The challenges faced by the international criminal court are about more than "peace vs justice"by Phil Clark / May 26, 2007 / Leave a comment
In the May issue of Prospect, Richard Dowden argued that the international criminal court’s (ICC) approach to justice in northern Uganda was hindering the chances of a sustainable peace deal between the government and the rebel Lord’s Resistance Army (LRA). The dilemma is a genuine one, but it is worth adding that coverage of the Uganda situation has often been framed in simple “peace vs justice” terms. This “boxing match” terminology is more hindrance than help. Rather than polarise the debate further, it is more useful to consider how different approaches at different levels, at different times and by different institutions can address the challenges of mass crimes in complementary ways.
In Uganda, the ICC is now directly confronting a question many believed was inevitable: will it continue prosecuting serious crimes if it becomes an obstacle to peace? Having issued indictments against the LRA commanders in October 2005, the court still has none of them in custody. Although he initially referred the LRA cases to the ICC, Uganda’s President Museveni then proposed amnesties for the commanders instead, to encourage the LRA to talk peace. The ICC warrants can’t simply be withdrawn, however, and options are now being explored for a compromise whereby the Ugandan courts rather than the ICC would take up the baton and proceed with what may be watered-down charges.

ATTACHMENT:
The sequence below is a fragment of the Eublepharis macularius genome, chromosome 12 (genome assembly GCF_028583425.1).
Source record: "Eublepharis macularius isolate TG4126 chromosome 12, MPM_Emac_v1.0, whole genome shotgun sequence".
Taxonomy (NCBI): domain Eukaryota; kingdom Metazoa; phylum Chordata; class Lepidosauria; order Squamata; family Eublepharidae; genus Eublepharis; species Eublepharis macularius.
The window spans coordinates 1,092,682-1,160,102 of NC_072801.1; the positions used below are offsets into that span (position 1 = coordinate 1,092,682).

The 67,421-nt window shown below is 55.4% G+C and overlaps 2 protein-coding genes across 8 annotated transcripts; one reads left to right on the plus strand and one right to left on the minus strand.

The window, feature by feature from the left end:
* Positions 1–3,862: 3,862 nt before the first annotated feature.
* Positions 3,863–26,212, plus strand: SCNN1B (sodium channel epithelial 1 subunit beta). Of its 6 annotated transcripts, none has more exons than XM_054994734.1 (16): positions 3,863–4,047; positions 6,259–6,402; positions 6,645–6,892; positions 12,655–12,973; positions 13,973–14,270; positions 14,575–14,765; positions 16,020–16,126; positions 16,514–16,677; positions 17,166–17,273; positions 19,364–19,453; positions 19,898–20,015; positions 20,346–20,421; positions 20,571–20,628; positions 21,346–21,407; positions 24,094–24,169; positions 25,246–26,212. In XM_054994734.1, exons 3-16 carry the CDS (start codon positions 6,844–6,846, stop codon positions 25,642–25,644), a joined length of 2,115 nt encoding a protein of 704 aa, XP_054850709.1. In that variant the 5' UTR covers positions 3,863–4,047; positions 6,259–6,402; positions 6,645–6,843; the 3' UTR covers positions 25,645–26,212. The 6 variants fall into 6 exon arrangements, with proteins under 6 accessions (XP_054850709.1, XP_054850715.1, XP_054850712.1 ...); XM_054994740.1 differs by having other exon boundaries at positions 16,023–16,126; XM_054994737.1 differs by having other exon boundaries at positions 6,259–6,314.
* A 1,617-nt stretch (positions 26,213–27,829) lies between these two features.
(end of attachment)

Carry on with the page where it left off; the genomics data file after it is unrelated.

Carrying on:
The ICC has further headaches in the two other situations it is investigating. In Sudan, peace and justice tensions also loom and the court confronts the challenge of how, without independent muscle, it is going to apprehend Darfur war crimes suspects (one of whom is in the government) when the Sudanese administration rejects the court entirely. In the Democratic Republic of Congo, the ICC’s first suspect has been transferred to The Hague, but the court has been criticised for pursuing a fairly lowly warlord while worse offenders now enjoy government positions.
Several factors help explain why debates surrounding the ICC are so heated. First, the ICC can only investigate crimes committed after July 2002, which means it is inevitably drawn into active conflict situations. Second, the fierce battle over the creation of the court, only a few years old, means that those who were opposed to it from the outset are keen to see it fail while its supporters are anxious for it to “get results.” Expectations have often been unreasonably high, and the court itself has fluctuated between modest and grand proclamations of what it can achieve. Third, the clustering of ICC cases in Africa invites inherently vexed issues of sovereignty and outsider intervention. Fourth, doubts over the effectiveness of international justice abounded even before the ICC was established. The ad hoc tribunals in Rwanda and the former Yugoslavia have been expensive, slow and detached from the concerns of affected populations.
Debates framed as “peace vs justice” belie the complexity of the issues. The two can work in tandem under certain circumstances, and in opposition at others. In Uganda, justice and peace may have initially been positively linked, as the threat of ICC prosecution helped drive the LRA to the negotiating table.